Slaying seriously scary monsters


sketch of Jesus, based on medieval altar piece in London’s Tate Gallery, www.carolineallen.com

I just received an interesting e-mail from a client. How do we write with authenticity and integrity when to do so draws up so much pain? When writing the truth is so traumatizing it shuts us down? One of the greatest writers’ blocks I’ve seen in my clients, even when they’re writing fiction, is the real pain of writing about a difficult past, an alcoholic parent, and abusive stepmother, mental illness in the family, abuse. Then there are those who’ve suffered war, floods, holocausts, genocides — an individual trying to write about an entire bruised culture can find the sheer weight of it devastating.

Even if you’re writing fiction, these situations from your past are epic and will inform your writing. There’s no way around it. It’s your story. More than likely one of your characters will suffer what you suffered. The idea is that your soul wants to explore it, tell the truth about it, reveal it to others so that it might be transformed.

My client’s e-mail came just as I finished the final revision on Earth. I’ve been working with a fabulous coach, and throughout the novel where I was pulling punches, he recommended going deeper. I don’t think he did this to be a healer, but because it made the book better, more marketable. The truth, however painful, will sell your book. Your truth resonates on a universal level and many people will be transformed by reading it. I believe that deeply. I know a couple of writers having difficulty finding agents or publications to take their work, and I believe it’s because these people are glossing over the deep, meaty truths, because they find them too painful to write about.

It took a few months to revise Earth, not because of the amount of writing required, but because of the emotional consequences. I had night terrors, daytime freak outs, and right now I’m using voice software because my repetitive strain injury has acted up in a way that hasn’t happened in years. In other words, I’m not just in emotional pain, I’m also in physical pain. Oh the glamour of being a novelist!

Still, I don’t just want to focus on the difficulties. After working through the novel this final time, I feel happier than I’ve been in a very long time. Lighter. People keep saying: wow, you look great. I want to make sure I express the benefits of doing work that’s this difficult. I feel like I’ve reached a breakthrough that I could’ve never reached any other way.

One scene triggered me in particular. My teenage protagonist Pearl is beaten up — this happened to me in real life when I was 18 and even revealing that here feels like too much. I’d already written and rewritten the scene a few times in the past year. I had fictionalized it and made the perpetrator a stepfather, instead of a boyfriend. In the scene, as the fight is happening, the stepfather morphs, and in Pearl’s traumatized state, he transforms into several different men she’s known throughout her life. There is violence and morphing and madness and fighting and violence and the shape shifting of this one man into several men all in this one scene.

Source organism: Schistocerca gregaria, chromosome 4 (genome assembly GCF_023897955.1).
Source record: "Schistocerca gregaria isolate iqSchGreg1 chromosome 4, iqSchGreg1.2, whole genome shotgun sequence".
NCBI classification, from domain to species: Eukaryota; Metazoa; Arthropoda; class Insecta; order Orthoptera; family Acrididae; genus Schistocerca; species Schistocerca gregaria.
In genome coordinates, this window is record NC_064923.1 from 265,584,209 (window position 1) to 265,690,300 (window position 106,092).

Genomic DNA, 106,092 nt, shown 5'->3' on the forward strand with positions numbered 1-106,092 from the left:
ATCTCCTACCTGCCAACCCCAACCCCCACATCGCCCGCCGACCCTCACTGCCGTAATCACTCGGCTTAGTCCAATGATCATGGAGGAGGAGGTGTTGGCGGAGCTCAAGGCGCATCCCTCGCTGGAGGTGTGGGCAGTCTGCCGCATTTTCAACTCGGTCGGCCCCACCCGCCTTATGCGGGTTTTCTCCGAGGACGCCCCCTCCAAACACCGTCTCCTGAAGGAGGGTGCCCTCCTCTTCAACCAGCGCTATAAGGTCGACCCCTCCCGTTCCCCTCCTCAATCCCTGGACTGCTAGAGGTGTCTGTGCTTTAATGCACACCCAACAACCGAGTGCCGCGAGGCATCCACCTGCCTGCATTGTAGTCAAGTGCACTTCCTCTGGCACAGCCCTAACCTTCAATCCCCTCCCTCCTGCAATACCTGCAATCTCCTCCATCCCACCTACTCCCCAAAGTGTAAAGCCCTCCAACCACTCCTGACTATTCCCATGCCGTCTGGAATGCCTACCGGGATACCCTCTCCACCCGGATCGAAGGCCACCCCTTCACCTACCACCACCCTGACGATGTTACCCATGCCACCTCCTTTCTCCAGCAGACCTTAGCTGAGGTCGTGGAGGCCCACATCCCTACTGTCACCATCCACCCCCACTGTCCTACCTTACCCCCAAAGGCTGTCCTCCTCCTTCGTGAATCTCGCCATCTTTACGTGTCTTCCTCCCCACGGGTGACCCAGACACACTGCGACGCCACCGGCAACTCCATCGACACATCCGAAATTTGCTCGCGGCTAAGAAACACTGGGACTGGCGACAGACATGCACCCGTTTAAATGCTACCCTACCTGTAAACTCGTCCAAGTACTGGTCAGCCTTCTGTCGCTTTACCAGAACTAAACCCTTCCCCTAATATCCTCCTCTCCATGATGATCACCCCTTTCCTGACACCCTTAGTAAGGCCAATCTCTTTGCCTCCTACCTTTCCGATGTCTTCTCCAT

I thought that this morphing was a deep fiction that I’d concocted to go with the theme of the novel. But after I finished, all manner of hauntings filled my apartment and me. I spent two nights with my head swimming in extremely crazy ways. I realized what I’d written wasn’t actually fiction, that when I was a teenager and this happened, some madness took me over and led me to a sort of psychological break, where I felt every man was beating me up.

If I had not visited and revisited that scene with authenticity and integrity, would I ever have clarified that for myself? A massive healing is happening as a consequence. I just allow that healing to come up and out and be released, just as I allowed myself to just write that scene and be uncomfortable for two days. I think part of the process is simply to allow ourselves to write and feel like crap. It’s okay. You feel like shit anyway concerning that abuse — it’s just pushed down and out of sight. When you write it, you are simply bringing what already exists to the surface.

Still, if you’re going to write about very serious trauma, I would strongly suggest having a therapist. Writing can and does retraumatize. Take very good care of yourself during the writing process. There is some good advice about writing about trauma in Writing as a Way of Healing by Louise DeSalvo. She looks at the painful process of writers like Tim O’Brien, the short story author who’s a Vietnam vet. My favorite piece of his is “The Things They Carried”.

We are all seeking to live our life to the fullest, to manifest the power we know we have in our souls. Sometimes the path to that power requires slaying seriously scary monsters. Sometimes that path is an exhausting walk through devastated countryside, a walk that can take years. But it’s an epic path, it’s fighting the good fight, and I would not trade the path I’m on for all the googahs the world promises. I’m not trading my soul for googahs. Ever.

I’m a writing coach. Contact me for a free initial consultation. www.artofstorytellingonline.com. CarolineAllen@aol.com.

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